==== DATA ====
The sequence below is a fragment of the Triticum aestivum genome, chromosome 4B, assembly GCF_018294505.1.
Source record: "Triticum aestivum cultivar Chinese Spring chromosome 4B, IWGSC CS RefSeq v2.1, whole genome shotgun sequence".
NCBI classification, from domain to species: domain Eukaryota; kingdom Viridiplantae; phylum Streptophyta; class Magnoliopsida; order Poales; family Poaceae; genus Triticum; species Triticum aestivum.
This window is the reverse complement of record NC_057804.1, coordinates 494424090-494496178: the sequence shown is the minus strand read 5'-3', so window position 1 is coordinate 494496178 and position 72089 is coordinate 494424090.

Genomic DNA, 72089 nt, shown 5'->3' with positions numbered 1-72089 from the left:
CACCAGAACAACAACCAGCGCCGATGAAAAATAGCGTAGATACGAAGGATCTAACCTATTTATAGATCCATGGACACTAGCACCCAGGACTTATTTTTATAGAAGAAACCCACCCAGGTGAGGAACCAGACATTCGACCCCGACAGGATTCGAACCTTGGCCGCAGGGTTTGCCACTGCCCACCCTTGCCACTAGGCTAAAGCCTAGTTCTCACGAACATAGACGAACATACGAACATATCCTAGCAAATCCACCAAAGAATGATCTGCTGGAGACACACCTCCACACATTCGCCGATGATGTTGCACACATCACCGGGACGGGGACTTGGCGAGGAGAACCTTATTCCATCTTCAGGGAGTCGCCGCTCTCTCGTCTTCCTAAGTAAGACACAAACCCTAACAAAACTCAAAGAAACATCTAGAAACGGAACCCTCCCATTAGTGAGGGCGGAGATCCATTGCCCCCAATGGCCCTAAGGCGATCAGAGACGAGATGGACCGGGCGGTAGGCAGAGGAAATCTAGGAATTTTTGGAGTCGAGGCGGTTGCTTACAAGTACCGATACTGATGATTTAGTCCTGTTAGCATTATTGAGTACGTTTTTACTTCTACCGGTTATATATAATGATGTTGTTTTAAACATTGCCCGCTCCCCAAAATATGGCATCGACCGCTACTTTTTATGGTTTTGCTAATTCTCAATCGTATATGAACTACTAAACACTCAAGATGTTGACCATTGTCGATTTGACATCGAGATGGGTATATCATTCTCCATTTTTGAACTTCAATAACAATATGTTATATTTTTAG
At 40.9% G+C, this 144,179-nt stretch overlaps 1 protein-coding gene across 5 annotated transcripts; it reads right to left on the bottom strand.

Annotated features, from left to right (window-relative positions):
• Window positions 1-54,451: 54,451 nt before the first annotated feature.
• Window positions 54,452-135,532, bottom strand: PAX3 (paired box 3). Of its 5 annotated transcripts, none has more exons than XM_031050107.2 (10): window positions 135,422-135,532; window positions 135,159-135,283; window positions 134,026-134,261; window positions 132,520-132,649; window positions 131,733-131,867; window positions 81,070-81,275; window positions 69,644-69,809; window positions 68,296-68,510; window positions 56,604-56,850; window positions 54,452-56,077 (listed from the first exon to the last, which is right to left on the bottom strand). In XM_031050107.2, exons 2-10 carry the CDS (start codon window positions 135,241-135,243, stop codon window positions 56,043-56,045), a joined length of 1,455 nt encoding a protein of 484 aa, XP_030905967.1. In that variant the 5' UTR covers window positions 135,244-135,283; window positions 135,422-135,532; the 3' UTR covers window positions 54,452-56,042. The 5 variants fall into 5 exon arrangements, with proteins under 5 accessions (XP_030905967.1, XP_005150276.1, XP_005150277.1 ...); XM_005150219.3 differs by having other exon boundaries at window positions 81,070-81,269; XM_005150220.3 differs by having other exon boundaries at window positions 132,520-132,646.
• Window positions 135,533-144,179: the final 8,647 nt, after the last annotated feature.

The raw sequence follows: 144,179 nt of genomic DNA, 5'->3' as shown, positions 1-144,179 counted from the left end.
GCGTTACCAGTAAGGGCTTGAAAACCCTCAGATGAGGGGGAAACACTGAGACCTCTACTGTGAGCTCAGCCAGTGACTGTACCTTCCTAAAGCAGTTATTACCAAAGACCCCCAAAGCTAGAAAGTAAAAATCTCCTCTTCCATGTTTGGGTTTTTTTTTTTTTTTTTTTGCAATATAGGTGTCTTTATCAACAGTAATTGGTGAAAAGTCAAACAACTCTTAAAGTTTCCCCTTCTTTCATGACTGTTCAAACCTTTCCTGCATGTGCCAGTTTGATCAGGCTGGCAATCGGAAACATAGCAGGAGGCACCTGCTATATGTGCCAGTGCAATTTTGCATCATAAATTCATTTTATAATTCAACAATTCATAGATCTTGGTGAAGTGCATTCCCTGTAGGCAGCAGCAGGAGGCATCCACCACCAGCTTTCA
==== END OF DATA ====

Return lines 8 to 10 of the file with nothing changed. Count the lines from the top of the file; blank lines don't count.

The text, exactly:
Annotated features, from left to right (window-relative positions):
• Window positions 1-54,451: 54,451 nt before the first annotated feature.
• Window positions 54,452-135,532, bottom strand: PAX3 (paired box 3). Of its 5 annotated transcripts, none has more exons than XM_031050107.2 (10): window positions 135,422-135,532; window positions 135,159-135,283; window positions 134,026-134,261; window positions 132,520-132,649; window positions 131,733-131,867; window positions 81,070-81,275; window positions 69,644-69,809; window positions 68,296-68,510; window positions 56,604-56,850; window positions 54,452-56,077 (listed from the first exon to the last, which is right to left on the bottom strand). In XM_031050107.2, exons 2-10 carry the CDS (start codon window positions 135,241-135,243, stop codon window positions 56,043-56,045), a joined length of 1,455 nt encoding a protein of 484 aa, XP_030905967.1. In that variant the 5' UTR covers window positions 135,244-135,283; window positions 135,422-135,532; the 3' UTR covers window positions 54,452-56,042. The 5 variants fall into 5 exon arrangements, with proteins under 5 accessions (XP_030905967.1, XP_005150276.1, XP_005150277.1 ...); XM_005150219.3 differs by having other exon boundaries at window positions 81,070-81,269; XM_005150220.3 differs by having other exon boundaries at window positions 132,520-132,646.